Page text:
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Masafumi Yamaguchi

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    P3.01 - Advanced NSCLC (Not CME Accredited Session) (ID 967)

    • Event: WCLC 2018
    • Type: Poster Viewing in the Exhibit Hall
    • Track:
    • Presentations: 1
    • Moderators:
    • Coordinates: 9/26/2018, 12:00 - 13:30, Exhibit Hall
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      P3.01-76 - Clinical Background and Response to Chemotherapy in NSCLC Patients with MET Exon14 Skipping Mutation or High MET Gene Copy Number (ID 12850)

      12:00 - 13:30  |  Author(s): Masafumi Yamaguchi

      • Abstract
      • Slides


      MET exon14 skipping mutation (SM) and high gene copy number (HGCN) are present in 3-4% and <1% of NSCLCs. The response to MET inhibitor treatment has been reported in ongoing clinical trials; however, the response to chemotherapy, including immunotherapy, is currently unknown. We conducted a retrospective analysis of patients with MET gene alteration.

      a9ded1e5ce5d75814730bb4caaf49419 Method

      We collected the clinicopathological data of NSCLC patients with MET gene alteration. The response to chemotherapy was evaluated according to RECIST v1.1.

      4c3880bb027f159e801041b1021e88e8 Result

      Systemic chemotherapy was given to 10 patients: SM (n=5) and HGCN (n=5). The median age was 67.5 (range 41- 77) years. Thirty percent of the patients were female and 40% were never smokers. The most common histology was adenocarcinoma (40%), followed by pulmonary sarcomatoid carcinoma (20 %). The tumor PD-L1 expression was >50% in 57% (4/7) of the cases and 1-49% in 43% (3/7) of the cases. Platinum doublet, MET inhibitor, immunotherapy (I-O), and I-O+chemotherapy were given to 6, 8, 2 and 1 patients. The overall response rate was 50%, 83%, 0% and 100%, respectively. Hyper-progressive disease after immunotherapy was observed in one patient with SM.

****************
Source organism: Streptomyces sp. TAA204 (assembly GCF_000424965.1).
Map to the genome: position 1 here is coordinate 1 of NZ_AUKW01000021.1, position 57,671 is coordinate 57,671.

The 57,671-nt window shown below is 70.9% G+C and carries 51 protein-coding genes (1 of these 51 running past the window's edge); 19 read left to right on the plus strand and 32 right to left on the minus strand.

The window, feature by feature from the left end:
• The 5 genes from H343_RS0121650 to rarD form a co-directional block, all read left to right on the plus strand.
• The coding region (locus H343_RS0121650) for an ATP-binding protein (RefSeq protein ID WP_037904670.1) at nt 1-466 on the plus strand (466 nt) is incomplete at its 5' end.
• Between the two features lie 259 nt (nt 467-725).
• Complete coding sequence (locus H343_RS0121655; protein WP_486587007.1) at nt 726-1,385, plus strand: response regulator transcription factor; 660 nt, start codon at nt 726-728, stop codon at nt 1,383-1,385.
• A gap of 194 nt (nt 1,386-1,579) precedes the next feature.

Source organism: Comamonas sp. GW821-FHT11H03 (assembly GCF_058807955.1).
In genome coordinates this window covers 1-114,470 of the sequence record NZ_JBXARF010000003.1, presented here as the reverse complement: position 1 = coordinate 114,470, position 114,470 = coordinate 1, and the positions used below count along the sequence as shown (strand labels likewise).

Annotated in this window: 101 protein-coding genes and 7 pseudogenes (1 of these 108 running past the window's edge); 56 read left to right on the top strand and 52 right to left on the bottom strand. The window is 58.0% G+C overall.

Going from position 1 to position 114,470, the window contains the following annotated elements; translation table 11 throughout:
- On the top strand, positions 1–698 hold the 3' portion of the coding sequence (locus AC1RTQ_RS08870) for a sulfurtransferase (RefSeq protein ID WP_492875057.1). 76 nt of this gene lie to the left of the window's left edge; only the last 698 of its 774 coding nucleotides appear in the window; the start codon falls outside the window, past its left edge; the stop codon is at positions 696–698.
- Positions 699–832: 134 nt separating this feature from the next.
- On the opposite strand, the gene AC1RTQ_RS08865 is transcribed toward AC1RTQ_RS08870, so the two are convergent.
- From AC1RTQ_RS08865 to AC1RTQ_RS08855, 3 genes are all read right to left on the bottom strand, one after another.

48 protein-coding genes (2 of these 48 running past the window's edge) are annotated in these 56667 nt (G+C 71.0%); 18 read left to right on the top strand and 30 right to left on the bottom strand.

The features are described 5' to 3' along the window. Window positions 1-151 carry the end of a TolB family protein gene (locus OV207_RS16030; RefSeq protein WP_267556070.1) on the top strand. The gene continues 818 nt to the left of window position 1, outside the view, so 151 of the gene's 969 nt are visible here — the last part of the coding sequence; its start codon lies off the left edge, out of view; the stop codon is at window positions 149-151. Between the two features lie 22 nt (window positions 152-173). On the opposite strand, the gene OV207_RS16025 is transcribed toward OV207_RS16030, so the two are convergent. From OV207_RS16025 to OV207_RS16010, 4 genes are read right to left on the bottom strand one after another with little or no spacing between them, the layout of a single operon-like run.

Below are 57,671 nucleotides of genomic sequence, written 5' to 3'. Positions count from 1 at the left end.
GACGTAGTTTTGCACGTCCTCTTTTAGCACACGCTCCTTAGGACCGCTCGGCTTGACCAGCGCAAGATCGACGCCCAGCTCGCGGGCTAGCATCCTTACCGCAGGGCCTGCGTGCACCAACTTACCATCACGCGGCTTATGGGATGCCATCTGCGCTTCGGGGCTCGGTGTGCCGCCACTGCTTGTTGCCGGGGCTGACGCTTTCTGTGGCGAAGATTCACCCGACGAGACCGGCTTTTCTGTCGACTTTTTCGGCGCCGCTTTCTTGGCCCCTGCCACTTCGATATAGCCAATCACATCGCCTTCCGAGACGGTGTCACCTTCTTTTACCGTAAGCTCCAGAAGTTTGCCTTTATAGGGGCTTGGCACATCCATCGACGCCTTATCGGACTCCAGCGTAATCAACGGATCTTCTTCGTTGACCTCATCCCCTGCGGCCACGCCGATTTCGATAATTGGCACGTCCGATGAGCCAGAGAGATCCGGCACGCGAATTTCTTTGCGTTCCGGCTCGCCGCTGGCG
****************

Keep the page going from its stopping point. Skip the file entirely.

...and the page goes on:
8eea62084ca7e541d918e823422bd82e Conclusion

      The responses to platinum doublet and MET inhibitor treatment were good, while the response to immunotherapy was poor in NSCLC patients with MET gene alteration. MET gene alterations should be identified before the administration of immunotherapy.


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